Honfleur, between the tidal estuary of the Seine and the "Pays d’Auge", welcomes you in any season. As both a sea and river port, the city of Honfleur has preserved its rich artistic and historic maritime heritage.
Honfleur is an old town mentioned in historical documents as early as the 11th century. At that time, it was among one of the most important townships in the Duchy of Normandy. Because of its ideal location, it was able to develop and play an important role in the creation of the Norman State. The Hundred Year's War in the 14th century brought a period of great military activity to Honfleur, during which it became a fortress. The town's walls were later destroyed at the end of the 17th century. Nowadays, the only remains are the Lieutenancy, the former gateway, the enclosure district, and it's narrow cobbled streets.
After the town had recovered from hard times, the glorious maritime history of Honfleur began. In the 16th and 17th centuries, Honfleur took an active part in the voyages of discovery, and in the cod fishing in Newfoundland. Great expeditions started heading towards the St. Lawrence River, and Canada. For example, in 1608 Samuel de Champlain organized an expedition that led to the foundation of Quebec and New France. In the 17th and 18th centuries, the port of Honfleur developed its trading activity with Canada, the West-Indies, the African coast and the Azores. To cope with this expansion, the Vieux bassin (the harbour basin) was enlarged at the end of the 17th century.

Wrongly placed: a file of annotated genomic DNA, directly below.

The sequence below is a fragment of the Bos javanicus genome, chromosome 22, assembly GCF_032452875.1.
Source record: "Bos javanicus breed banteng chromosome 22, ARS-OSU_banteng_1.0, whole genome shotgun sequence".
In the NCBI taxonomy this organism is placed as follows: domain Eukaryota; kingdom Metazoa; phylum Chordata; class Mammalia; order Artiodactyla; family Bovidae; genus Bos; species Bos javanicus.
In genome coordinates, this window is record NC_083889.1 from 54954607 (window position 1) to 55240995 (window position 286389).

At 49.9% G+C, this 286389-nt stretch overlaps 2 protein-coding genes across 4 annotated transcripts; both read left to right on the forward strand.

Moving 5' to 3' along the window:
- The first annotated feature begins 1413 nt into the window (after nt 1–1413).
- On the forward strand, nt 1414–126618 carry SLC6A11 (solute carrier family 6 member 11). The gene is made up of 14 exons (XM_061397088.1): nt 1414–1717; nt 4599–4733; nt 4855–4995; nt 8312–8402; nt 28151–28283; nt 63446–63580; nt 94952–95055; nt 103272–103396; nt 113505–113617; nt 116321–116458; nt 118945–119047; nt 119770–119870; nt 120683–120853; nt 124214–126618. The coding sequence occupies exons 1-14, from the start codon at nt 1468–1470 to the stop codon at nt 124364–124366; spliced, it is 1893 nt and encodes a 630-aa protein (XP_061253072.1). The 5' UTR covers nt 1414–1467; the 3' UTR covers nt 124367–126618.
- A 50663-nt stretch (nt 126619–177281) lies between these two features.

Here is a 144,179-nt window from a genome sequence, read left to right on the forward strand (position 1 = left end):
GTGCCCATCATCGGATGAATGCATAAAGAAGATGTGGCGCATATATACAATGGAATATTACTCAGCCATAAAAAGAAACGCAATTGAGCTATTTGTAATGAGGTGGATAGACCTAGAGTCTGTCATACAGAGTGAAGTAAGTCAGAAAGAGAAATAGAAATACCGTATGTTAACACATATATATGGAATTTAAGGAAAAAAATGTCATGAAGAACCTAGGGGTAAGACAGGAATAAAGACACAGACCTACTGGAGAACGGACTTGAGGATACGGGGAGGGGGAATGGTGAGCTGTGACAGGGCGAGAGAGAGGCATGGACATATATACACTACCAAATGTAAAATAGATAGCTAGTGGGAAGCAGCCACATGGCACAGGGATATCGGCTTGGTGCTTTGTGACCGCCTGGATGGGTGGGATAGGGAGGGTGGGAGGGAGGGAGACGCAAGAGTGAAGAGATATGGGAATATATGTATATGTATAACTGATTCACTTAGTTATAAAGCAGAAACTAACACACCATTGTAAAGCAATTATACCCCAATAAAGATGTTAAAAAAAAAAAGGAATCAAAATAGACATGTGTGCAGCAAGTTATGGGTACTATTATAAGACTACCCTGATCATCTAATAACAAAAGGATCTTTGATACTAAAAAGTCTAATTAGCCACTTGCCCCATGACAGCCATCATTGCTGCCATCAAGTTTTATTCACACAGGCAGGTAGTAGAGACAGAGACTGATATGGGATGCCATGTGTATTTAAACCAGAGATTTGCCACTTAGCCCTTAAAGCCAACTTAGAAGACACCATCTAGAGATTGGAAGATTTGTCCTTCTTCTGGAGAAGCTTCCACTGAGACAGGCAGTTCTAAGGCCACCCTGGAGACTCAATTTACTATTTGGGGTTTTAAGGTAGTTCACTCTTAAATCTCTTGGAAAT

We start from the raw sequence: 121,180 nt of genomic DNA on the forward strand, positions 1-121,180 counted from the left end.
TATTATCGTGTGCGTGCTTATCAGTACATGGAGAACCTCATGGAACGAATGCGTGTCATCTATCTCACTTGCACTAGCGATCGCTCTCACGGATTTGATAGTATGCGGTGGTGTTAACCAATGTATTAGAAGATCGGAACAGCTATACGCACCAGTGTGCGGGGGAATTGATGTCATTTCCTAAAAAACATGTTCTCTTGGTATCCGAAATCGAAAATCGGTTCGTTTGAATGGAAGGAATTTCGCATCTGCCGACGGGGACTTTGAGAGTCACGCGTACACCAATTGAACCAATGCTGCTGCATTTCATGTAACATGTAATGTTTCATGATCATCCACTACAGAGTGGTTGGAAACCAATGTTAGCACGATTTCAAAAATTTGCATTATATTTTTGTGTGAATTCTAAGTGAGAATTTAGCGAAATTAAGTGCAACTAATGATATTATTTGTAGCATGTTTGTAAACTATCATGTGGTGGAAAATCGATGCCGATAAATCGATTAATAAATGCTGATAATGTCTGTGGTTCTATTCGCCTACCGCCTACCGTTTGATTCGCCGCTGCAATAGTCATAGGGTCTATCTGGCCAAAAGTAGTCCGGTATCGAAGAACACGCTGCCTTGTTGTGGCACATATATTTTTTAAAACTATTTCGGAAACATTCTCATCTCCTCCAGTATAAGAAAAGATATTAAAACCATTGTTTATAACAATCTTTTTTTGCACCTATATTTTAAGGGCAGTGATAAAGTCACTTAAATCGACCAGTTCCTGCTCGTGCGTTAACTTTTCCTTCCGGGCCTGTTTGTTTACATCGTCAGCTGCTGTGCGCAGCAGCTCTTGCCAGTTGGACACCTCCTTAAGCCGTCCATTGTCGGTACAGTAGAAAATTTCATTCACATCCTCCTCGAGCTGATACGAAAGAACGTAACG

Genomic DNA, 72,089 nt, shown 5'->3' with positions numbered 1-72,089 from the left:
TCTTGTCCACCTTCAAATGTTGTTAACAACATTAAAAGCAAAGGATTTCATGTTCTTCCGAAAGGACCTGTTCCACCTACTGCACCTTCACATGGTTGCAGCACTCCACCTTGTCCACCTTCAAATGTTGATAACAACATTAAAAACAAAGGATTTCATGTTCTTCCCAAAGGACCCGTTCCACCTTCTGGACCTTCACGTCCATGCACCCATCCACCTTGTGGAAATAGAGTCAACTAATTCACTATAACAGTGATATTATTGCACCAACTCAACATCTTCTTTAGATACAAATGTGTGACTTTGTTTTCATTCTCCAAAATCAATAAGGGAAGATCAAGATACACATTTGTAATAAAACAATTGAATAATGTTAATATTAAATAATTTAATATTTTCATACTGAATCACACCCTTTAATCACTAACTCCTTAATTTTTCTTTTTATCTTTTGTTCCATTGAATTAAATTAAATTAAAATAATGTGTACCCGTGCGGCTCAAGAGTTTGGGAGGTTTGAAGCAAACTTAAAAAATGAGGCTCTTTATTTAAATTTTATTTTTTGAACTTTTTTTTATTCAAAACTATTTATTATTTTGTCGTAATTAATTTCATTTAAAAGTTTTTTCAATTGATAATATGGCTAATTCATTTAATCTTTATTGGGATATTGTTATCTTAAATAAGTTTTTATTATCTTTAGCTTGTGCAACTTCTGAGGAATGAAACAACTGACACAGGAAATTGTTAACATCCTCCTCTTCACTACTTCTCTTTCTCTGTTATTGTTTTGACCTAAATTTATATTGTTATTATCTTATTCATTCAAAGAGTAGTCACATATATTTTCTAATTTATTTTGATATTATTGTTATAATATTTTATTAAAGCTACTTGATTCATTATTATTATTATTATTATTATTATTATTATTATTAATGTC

Painters began coming to Honfleur as early as the 18th century, attracted by the remarkable light of the estuary; however, it is at the beginning of the 19th century that many of them visited the town. As early as 1810-1820 they discovered the romantic panoramic setting of Honfleur, made up of two hills surrounding the medieval town. At that time painters were just beginning to paint outside in natural light. There were a lot of great artists who came to Honfleur: Bonnington, Turner, Huet, Corot, and Isabey. Then the next generation, with Boudin, Dubourg, Jongkind, and after that Monet, and Bazille. Still later came Vuillard, Vallotton, Dufy, and Friesz. The Eugène Boudin Museum hosts an important collection of paintings from those estuary painters.